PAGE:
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Stop portraying NZ women as victims

Media statement
For immediate release
Thursday, 19 July 2007


Stop portraying NZ women as victims


Feminist groups that continue to portray New Zealand women as victims are not helping the social climate in New Zealand, but both Labour and National are too scared to say so, according to United Future’s Judy Turner.

“So a report written by the National Council of Women will tell the United Nations that New Zealand is experiencing ‘marked change for the worse’ for women,” she says.

“What a load of hogwash. This is simply representatives of the women’s industry trying to justify their roles and push for more funding. They argue that sexist jokes are increasingly common, and more needs to be done.

“National had a ‘PC eradicator’ two years ago. Now they are chasing the women’s vote and proposing that the taxpayer fork out to increase the funding given to the Ministry of Women’s Affairs to expand their role and mandate.

“I have to say when you look around the world at countries where women are sold and traded like commodities; and rape victims are murdered by their own family in the name of ‘honour’, it’s a little embarrassing that we have a delegation heading to New York to say that sexism is an increasing problem in New Zealand and sexist jokes are common place.”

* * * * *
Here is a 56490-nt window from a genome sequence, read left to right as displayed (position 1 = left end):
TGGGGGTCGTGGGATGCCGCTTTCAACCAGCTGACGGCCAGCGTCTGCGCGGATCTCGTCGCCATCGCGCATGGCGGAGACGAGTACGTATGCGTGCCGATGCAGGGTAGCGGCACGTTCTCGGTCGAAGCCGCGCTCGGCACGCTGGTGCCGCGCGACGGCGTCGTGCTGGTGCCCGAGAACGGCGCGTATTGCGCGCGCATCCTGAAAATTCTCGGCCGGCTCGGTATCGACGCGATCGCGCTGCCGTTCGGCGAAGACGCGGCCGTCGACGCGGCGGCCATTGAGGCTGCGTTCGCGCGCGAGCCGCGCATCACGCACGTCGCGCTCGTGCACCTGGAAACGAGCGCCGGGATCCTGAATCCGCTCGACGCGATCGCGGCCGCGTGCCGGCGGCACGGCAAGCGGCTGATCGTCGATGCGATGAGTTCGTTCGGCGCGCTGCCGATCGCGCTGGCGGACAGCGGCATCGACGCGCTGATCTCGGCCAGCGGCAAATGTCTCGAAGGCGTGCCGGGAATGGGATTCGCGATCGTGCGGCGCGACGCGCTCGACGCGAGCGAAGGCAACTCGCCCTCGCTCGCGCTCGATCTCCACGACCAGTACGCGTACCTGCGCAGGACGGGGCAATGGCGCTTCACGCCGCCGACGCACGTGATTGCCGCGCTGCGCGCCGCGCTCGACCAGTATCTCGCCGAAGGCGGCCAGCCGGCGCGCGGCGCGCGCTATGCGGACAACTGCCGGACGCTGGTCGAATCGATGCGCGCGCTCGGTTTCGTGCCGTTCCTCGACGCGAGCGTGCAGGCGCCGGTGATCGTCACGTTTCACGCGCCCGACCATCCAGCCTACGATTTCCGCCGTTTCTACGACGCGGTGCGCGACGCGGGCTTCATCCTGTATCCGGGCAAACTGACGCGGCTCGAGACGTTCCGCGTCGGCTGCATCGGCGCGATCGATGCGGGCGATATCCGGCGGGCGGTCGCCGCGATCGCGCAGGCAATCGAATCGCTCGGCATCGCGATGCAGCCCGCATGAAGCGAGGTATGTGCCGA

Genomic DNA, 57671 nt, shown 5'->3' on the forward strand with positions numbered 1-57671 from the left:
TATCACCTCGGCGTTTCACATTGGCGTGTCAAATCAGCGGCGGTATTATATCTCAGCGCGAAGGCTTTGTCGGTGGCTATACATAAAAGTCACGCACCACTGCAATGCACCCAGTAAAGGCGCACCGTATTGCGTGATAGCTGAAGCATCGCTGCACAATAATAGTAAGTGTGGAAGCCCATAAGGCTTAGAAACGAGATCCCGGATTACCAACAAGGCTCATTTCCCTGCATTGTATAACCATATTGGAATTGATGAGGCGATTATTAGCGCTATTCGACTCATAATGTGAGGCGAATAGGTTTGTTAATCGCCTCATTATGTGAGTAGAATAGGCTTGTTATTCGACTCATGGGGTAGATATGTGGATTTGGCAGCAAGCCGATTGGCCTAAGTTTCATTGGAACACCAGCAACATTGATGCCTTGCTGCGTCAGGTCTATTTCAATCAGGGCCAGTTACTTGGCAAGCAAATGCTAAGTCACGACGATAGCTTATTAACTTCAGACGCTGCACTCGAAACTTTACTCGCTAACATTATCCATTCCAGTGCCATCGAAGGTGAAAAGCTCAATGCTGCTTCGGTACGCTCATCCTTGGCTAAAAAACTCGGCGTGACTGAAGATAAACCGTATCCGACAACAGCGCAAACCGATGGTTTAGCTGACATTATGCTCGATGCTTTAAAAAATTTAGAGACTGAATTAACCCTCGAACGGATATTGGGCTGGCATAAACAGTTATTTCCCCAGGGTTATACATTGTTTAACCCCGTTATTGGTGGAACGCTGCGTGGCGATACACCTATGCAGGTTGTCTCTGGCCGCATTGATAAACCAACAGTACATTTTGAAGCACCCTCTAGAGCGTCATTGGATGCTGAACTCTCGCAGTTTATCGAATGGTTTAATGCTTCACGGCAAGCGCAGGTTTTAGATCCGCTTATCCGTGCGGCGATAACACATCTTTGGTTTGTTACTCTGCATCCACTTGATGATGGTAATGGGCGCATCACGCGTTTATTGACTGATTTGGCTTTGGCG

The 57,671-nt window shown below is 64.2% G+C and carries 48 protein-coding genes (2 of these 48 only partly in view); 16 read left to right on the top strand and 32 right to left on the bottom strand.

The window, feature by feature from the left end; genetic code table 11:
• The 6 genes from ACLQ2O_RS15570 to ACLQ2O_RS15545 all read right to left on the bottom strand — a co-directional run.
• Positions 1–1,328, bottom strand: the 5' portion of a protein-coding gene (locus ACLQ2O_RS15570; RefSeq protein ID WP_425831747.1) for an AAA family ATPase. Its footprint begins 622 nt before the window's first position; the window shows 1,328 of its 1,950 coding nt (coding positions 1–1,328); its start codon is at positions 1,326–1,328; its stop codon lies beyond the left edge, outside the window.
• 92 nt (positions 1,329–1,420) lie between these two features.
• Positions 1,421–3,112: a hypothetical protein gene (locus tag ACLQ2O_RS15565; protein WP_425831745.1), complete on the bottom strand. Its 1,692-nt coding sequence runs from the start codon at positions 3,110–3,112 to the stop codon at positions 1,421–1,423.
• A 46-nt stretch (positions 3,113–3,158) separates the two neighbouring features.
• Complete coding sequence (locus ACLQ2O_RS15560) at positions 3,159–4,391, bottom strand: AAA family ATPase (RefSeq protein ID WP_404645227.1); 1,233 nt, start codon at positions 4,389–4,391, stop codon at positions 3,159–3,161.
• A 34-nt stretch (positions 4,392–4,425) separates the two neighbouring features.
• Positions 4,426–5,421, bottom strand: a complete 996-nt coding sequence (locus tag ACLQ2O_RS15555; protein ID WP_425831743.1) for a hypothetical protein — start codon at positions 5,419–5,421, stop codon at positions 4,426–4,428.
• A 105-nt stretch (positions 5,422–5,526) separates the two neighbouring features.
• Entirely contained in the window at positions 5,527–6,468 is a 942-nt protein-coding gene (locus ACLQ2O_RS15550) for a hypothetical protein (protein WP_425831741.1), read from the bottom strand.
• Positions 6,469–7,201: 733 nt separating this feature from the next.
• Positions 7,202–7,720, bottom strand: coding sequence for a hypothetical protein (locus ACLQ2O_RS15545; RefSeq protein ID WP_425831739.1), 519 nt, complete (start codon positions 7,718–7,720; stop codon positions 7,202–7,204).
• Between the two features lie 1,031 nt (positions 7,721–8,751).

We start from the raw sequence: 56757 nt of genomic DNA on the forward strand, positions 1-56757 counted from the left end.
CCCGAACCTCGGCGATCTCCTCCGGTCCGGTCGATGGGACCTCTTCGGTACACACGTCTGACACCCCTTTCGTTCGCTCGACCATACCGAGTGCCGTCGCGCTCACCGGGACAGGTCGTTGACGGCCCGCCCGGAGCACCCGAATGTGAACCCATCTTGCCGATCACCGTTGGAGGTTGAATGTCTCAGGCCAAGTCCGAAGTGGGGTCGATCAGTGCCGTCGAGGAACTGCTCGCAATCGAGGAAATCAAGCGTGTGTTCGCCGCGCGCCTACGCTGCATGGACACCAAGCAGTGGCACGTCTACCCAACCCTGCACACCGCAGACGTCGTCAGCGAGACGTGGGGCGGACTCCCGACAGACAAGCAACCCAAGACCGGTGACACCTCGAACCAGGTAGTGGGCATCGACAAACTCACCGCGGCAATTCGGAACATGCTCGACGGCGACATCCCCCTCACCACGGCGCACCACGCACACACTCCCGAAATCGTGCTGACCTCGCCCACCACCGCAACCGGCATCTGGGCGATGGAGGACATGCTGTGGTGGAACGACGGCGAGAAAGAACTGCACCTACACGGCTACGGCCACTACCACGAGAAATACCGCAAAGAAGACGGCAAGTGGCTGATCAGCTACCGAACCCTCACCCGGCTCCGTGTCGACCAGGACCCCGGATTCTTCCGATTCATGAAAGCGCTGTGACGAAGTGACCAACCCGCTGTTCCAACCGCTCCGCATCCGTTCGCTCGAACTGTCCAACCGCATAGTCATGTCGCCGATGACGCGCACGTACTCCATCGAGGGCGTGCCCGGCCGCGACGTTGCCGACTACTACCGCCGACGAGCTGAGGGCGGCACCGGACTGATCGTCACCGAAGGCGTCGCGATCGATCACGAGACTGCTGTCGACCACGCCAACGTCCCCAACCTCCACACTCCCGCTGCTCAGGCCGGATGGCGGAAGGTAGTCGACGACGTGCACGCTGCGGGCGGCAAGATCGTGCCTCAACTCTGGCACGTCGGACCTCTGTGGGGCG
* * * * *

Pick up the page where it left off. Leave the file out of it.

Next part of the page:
Mrs Turner says that it is time to stop portraying women as victims, and that men have just as many issues that need addressing as women. She argues that issues relating to both men and women should be considered on their merits and the facts.

“There are definitely still areas where women are behind, such as representation on boards, and I am very supportive of work being done to address these areas. But gender issues appear on both sides, and we need to better address the fact that only 18% of primary teachers are male and less than 1% of early childhood teachers.

“Men die years earlier, have poorer health outcomes, get more harshly punished in the justice system for the same crime done by a women and are falling behind at in all education outcomes. But these are hardly mentioned or addressed because the agenda has been set that we ever consider women as victims and it’s time this changed.


ENDS

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